Stating the regulation is not the answer, the head of Tamil Nadu’s commission on online gaming has advocated for a total ban. In an interview with Economic Times, Justice K Chandru said that the state government is certain that a ban is the only option.
Since the new changes in online gaming law state that gaming will be regulated and games of skill like online poker and rummy will be allowed, Chandru said that the state and central might clash in a ‘legal battle.’
“These rules do not change Tamil Nadu’s stance on online gaming. We don’t see any other way out except banning. Tamil Nadu will follow its own legislation,” he said, according to ET.
Tamil Nadu, Kerala, and Telangana have already passed their own legislation to ban online games like poker and rummy, which are considered skill games according to Supreme Court ruling.
Many of the gaming firms were worried about the same thing and have asked for clarification from the MoS, MeitY, and Rajeev Chandrasekhar on what will be the central government’s move if the states refused to follow the new law.
Speaking on the matter, Eminent Technology and Gaming Lawyer Jay Sayta said, “Insofar as powers of states to regulate online gaming is concerned, the same is not divested by virtue of the new rules until proper legislation is introduced and passed in parliament after consensus amongst states. The issue of whether states or the centre have legislative competence to regulate online gaming is also not judicially settled with the issue pending determination in the Supreme Court.”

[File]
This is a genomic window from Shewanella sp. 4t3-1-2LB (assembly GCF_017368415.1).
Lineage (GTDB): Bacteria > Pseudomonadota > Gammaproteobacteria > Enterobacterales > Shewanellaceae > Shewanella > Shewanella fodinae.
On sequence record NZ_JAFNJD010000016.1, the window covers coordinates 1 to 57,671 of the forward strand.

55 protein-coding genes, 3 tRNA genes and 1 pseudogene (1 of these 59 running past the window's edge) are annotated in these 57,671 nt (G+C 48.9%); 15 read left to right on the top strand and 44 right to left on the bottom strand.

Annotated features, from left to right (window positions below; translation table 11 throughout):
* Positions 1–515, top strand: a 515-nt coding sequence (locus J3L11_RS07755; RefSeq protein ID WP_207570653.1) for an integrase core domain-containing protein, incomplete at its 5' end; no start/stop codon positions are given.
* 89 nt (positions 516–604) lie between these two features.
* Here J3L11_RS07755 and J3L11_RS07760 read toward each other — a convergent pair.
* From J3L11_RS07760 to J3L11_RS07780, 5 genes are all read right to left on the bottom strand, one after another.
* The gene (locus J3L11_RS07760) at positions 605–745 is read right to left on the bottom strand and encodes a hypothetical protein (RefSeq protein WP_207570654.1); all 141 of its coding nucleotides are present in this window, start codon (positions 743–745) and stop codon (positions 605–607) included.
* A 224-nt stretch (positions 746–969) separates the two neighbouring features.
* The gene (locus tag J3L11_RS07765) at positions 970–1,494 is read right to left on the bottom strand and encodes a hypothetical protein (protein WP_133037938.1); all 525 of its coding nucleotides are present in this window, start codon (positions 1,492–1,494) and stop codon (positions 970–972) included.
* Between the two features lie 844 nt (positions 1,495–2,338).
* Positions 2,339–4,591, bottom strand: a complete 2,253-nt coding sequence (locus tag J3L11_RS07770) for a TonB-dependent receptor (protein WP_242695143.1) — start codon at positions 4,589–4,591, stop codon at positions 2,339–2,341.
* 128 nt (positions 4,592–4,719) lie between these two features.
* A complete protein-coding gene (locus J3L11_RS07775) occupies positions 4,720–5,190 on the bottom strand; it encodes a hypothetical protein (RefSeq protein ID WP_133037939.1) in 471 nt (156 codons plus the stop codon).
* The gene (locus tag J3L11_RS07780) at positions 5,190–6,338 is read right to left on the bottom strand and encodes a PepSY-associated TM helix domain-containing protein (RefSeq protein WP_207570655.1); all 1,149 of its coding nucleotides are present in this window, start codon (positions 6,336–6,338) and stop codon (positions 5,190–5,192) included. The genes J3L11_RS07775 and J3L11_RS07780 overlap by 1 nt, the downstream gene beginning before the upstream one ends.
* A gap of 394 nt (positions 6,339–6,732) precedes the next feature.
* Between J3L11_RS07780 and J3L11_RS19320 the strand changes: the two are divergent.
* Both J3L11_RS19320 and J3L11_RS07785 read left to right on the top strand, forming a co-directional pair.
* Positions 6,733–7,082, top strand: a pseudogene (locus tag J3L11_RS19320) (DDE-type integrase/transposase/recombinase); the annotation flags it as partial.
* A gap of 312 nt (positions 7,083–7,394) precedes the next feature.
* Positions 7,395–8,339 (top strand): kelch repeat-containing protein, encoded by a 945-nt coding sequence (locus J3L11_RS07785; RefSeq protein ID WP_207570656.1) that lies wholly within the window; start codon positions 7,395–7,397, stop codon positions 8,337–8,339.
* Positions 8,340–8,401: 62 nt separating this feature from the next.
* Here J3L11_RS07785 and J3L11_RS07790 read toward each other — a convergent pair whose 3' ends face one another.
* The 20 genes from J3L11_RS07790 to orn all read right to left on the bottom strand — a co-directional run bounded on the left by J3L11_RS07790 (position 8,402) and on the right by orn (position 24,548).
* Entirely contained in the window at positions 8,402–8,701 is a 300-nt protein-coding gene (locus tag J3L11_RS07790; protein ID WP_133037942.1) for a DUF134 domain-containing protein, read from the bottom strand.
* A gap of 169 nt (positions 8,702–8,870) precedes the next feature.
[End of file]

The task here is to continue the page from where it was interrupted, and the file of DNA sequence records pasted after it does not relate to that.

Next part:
While the Karnataka home minister Araga Jnanendra welcomed the new amendments to the online gaming rules, another anonymous state government official said, “Prima facie, it looks to us like the Centre has overreached its jurisdiction.”
“They want to make laws on state subjects, which won’t go down well with many states. States which allow gambling or even some sort of betting are unlikely to follow the norms on advertising. They allow it explicitly and will continue to do so. Most likely, we will take a call after our high court case is decided,” they added.
The bill to ban online gaming in Tamil Nadu started as an ordinance formed by the state government. The ordinance was then sent to Governor RN Ravi, who readily promulgated it.
Later, the ordinance was used to form a bill by a four-member committee headed by Justice K Chandru and was again sent to the Governor for his assent. This time, the Governor refused to give his assent to the bill.
After holding on to the bill for more than four months, the Governor returned the bill without assent, saying, “And then the question would become whether the central or state government has competency. The entire exercise will become a legal battle… It will be the same fight that will go to a different level. But the bottom line is — regulation or prohibition.”
The bill was again passed in the legislative assembly and is currently sent back to the Governor. With the new law revealed by MeitY, further developments are yet to surface.